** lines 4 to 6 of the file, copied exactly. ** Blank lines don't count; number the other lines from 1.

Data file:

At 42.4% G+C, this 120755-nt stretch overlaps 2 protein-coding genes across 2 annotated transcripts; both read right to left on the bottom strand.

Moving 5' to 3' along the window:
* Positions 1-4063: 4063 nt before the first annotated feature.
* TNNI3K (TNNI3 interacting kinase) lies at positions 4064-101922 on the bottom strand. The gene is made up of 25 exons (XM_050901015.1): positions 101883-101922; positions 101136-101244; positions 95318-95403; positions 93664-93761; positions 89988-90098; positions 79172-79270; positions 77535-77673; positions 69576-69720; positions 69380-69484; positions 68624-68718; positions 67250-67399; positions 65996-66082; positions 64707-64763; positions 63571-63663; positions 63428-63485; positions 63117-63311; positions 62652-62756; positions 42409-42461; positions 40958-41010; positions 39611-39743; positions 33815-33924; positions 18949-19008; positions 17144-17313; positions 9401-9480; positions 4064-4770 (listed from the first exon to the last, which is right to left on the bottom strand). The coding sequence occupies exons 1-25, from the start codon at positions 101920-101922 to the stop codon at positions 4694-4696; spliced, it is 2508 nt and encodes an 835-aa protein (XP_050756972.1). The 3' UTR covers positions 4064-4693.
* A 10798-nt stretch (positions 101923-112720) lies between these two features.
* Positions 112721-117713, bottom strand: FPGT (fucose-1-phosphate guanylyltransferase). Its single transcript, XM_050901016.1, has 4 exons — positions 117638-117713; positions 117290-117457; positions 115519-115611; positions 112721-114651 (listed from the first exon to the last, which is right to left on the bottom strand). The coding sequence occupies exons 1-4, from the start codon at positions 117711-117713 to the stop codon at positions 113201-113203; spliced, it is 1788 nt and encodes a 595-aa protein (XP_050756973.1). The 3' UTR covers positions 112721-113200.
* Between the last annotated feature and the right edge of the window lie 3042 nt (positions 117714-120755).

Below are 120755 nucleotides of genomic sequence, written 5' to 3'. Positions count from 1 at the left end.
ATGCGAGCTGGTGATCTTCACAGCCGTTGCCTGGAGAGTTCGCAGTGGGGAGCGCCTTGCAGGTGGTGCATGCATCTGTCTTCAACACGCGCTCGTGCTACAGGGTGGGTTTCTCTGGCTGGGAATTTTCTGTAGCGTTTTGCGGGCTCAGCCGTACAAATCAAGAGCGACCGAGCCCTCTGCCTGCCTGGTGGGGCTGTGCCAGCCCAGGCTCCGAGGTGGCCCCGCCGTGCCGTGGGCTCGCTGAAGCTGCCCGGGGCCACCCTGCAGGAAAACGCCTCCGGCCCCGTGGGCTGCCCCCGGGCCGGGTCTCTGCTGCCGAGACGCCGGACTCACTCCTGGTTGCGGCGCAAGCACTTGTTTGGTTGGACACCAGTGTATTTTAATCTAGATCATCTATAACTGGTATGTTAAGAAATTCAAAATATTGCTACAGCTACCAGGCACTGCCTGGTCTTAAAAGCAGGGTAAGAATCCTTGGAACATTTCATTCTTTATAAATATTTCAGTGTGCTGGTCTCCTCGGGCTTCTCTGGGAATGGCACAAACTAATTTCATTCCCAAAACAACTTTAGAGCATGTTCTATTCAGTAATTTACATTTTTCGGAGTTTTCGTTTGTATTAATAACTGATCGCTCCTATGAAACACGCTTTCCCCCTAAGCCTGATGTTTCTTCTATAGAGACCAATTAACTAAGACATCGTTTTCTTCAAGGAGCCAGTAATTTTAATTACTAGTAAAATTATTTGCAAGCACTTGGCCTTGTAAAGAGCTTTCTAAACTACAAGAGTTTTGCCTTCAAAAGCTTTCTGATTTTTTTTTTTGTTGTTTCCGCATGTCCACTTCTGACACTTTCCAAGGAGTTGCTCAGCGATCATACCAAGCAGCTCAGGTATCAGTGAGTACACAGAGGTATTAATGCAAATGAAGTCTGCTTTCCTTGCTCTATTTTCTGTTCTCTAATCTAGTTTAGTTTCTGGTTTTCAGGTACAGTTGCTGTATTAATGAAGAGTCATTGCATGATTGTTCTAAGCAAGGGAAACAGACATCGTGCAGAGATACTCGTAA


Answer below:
* TNNI3K (TNNI3 interacting kinase) lies at positions 4064-101922 on the bottom strand. The gene is made up of 25 exons (XM_050901015.1): positions 101883-101922; positions 101136-101244; positions 95318-95403; positions 93664-93761; positions 89988-90098; positions 79172-79270; positions 77535-77673; positions 69576-69720; positions 69380-69484; positions 68624-68718; positions 67250-67399; positions 65996-66082; positions 64707-64763; positions 63571-63663; positions 63428-63485; positions 63117-63311; positions 62652-62756; positions 42409-42461; positions 40958-41010; positions 39611-39743; positions 33815-33924; positions 18949-19008; positions 17144-17313; positions 9401-9480; positions 4064-4770 (listed from the first exon to the last, which is right to left on the bottom strand). The coding sequence occupies exons 1-25, from the start codon at positions 101920-101922 to the stop codon at positions 4694-4696; spliced, it is 2508 nt and encodes an 835-aa protein (XP_050756972.1). The 3' UTR covers positions 4064-4693.
* A 10798-nt stretch (positions 101923-112720) lies between these two features.
* Positions 112721-117713, bottom strand: FPGT (fucose-1-phosphate guanylyltransferase). Its single transcript, XM_050901016.1, has 4 exons — positions 117638-117713; positions 117290-117457; positions 115519-115611; positions 112721-114651 (listed from the first exon to the last, which is right to left on the bottom strand). The coding sequence occupies exons 1-4, from the start codon at positions 117711-117713 to the stop codon at positions 113201-113203; spliced, it is 1788 nt and encodes a 595-aa protein (XP_050756973.1). The 3' UTR covers positions 112721-113200.